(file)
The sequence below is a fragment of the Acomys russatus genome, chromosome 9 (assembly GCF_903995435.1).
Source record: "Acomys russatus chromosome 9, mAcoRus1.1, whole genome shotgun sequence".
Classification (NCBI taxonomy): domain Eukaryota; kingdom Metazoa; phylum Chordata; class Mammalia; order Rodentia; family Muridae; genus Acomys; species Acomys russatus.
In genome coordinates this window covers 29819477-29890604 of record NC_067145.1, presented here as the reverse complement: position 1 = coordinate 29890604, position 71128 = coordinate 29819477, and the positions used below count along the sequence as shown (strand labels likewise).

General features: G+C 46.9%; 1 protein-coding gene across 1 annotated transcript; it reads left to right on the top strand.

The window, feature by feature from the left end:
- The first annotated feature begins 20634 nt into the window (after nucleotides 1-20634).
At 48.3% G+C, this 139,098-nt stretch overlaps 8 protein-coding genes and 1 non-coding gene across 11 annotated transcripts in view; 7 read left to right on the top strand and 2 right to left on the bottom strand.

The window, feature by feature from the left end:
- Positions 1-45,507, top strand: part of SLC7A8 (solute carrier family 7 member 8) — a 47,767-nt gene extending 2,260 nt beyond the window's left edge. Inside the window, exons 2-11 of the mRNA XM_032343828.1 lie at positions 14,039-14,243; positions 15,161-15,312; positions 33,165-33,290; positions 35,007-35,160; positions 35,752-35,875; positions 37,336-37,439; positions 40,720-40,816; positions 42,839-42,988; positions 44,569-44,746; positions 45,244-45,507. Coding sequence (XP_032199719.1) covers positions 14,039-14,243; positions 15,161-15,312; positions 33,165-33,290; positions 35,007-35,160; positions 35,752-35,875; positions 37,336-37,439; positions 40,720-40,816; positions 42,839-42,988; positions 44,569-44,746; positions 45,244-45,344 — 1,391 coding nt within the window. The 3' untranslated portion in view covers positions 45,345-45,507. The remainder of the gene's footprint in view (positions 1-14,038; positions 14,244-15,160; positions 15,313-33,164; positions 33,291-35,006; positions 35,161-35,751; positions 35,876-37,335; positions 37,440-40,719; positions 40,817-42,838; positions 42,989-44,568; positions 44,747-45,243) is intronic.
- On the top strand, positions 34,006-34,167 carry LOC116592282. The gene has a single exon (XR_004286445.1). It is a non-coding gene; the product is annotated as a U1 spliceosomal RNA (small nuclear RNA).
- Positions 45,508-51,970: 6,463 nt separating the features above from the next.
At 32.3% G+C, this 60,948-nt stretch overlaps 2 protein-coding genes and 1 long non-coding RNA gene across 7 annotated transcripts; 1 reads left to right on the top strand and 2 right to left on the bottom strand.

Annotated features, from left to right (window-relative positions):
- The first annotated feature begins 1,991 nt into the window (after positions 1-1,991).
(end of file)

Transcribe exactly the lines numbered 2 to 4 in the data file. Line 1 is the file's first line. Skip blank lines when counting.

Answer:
Source record: "Acomys russatus chromosome 9, mAcoRus1.1, whole genome shotgun sequence".
Classification (NCBI taxonomy): domain Eukaryota; kingdom Metazoa; phylum Chordata; class Mammalia; order Rodentia; family Muridae; genus Acomys; species Acomys russatus.
In genome coordinates this window covers 29819477-29890604 of record NC_067145.1, presented here as the reverse complement: position 1 = coordinate 29890604, position 71128 = coordinate 29819477, and the positions used below count along the sequence as shown (strand labels likewise).